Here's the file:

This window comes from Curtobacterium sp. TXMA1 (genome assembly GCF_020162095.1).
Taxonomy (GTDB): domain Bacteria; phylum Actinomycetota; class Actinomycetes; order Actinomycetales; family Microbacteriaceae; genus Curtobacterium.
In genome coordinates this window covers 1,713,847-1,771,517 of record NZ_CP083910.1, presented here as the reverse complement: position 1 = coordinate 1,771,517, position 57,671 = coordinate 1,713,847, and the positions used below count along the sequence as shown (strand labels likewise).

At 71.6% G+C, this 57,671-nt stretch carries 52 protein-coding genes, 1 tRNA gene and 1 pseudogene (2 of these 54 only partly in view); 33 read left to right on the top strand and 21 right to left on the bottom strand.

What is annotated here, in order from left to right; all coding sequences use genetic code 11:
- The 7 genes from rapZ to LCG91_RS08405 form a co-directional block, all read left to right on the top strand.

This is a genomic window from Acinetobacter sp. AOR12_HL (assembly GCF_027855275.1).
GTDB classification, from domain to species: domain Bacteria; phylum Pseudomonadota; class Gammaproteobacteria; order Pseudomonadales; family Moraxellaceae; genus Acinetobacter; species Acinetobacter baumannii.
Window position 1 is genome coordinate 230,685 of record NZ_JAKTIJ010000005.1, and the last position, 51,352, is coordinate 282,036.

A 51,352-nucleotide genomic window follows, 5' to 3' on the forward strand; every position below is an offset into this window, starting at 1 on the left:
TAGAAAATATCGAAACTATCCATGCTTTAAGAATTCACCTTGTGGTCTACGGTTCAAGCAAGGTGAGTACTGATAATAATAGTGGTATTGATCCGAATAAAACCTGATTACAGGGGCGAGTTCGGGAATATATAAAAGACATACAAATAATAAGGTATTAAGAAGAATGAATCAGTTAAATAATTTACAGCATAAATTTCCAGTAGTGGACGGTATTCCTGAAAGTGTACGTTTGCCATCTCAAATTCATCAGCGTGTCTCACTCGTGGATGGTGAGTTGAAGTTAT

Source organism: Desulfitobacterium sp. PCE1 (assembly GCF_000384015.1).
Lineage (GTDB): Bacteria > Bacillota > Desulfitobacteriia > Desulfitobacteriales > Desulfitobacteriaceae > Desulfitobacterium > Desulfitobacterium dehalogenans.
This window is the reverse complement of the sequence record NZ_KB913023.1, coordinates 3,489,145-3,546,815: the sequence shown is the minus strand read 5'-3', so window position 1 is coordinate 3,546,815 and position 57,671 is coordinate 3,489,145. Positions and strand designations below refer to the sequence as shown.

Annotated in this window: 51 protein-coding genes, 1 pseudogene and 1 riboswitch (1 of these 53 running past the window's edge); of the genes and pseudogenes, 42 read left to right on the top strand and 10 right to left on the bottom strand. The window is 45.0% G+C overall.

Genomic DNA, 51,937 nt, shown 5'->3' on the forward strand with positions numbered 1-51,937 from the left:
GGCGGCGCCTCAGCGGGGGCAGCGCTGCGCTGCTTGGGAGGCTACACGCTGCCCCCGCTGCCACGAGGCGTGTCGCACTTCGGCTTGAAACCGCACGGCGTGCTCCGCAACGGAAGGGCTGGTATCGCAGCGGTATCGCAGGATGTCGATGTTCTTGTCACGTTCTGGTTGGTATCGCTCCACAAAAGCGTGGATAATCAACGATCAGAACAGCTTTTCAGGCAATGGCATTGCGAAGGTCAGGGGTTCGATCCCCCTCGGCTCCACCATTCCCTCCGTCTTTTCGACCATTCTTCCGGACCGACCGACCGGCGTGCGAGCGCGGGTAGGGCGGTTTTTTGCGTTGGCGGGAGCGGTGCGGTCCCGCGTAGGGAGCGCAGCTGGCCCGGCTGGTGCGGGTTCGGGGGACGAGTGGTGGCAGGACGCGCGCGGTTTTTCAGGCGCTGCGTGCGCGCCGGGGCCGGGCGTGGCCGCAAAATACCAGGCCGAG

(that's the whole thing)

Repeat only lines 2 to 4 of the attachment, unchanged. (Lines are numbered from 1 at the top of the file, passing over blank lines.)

Taxonomy (GTDB): domain Bacteria; phylum Actinomycetota; class Actinomycetes; order Actinomycetales; family Microbacteriaceae; genus Curtobacterium.
In genome coordinates this window covers 1,713,847-1,771,517 of record NZ_CP083910.1, presented here as the reverse complement: position 1 = coordinate 1,771,517, position 57,671 = coordinate 1,713,847, and the positions used below count along the sequence as shown (strand labels likewise).

At 71.6% G+C, this 57,671-nt stretch carries 52 protein-coding genes, 1 tRNA gene and 1 pseudogene (2 of these 54 only partly in view); 33 read left to right on the top strand and 21 right to left on the bottom strand.